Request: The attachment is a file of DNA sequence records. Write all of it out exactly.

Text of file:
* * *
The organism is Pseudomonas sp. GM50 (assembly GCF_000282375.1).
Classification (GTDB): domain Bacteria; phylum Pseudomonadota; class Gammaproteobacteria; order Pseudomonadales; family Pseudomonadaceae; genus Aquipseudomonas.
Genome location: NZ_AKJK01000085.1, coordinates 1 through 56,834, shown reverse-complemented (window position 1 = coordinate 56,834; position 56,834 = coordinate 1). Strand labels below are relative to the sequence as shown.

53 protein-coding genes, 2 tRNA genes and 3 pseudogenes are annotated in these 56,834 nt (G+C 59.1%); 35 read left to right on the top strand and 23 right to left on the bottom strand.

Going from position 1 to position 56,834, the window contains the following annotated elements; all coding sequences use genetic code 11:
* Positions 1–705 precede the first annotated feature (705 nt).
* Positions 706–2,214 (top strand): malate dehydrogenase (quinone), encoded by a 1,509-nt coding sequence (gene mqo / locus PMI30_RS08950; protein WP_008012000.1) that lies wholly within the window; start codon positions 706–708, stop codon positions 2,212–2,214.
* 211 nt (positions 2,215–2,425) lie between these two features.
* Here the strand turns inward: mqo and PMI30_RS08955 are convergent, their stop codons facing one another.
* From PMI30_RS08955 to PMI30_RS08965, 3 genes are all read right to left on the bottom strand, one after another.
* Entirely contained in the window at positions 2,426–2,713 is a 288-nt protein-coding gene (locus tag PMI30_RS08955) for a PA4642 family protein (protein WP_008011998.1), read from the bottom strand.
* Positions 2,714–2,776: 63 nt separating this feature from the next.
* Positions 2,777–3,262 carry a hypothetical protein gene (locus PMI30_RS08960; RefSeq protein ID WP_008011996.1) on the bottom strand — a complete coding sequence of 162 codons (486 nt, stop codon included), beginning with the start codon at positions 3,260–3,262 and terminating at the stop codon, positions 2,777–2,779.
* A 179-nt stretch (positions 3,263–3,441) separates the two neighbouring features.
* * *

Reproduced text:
The organism is Pseudomonas sp. GM50 (assembly GCF_000282375.1).
Classification (GTDB): domain Bacteria; phylum Pseudomonadota; class Gammaproteobacteria; order Pseudomonadales; family Pseudomonadaceae; genus Aquipseudomonas.
Genome location: NZ_AKJK01000085.1, coordinates 1 through 56,834, shown reverse-complemented (window position 1 = coordinate 56,834; position 56,834 = coordinate 1). Strand labels below are relative to the sequence as shown.

53 protein-coding genes, 2 tRNA genes and 3 pseudogenes are annotated in these 56,834 nt (G+C 59.1%); 35 read left to right on the top strand and 23 right to left on the bottom strand.

Going from position 1 to position 56,834, the window contains the following annotated elements; all coding sequences use genetic code 11:
* Positions 1–705 precede the first annotated feature (705 nt).
* Positions 706–2,214 (top strand): malate dehydrogenase (quinone), encoded by a 1,509-nt coding sequence (gene mqo / locus PMI30_RS08950; protein WP_008012000.1) that lies wholly within the window; start codon positions 706–708, stop codon positions 2,212–2,214.
* 211 nt (positions 2,215–2,425) lie between these two features.
* Here the strand turns inward: mqo and PMI30_RS08955 are convergent, their stop codons facing one another.
* From PMI30_RS08955 to PMI30_RS08965, 3 genes are all read right to left on the bottom strand, one after another.
* Entirely contained in the window at positions 2,426–2,713 is a 288-nt protein-coding gene (locus tag PMI30_RS08955) for a PA4642 family protein (protein WP_008011998.1), read from the bottom strand.
* Positions 2,714–2,776: 63 nt separating this feature from the next.
* Positions 2,777–3,262 carry a hypothetical protein gene (locus PMI30_RS08960; RefSeq protein ID WP_008011996.1) on the bottom strand — a complete coding sequence of 162 codons (486 nt, stop codon included), beginning with the start codon at positions 3,260–3,262 and terminating at the stop codon, positions 2,777–2,779.
* A 179-nt stretch (positions 3,263–3,441) separates the two neighbouring features.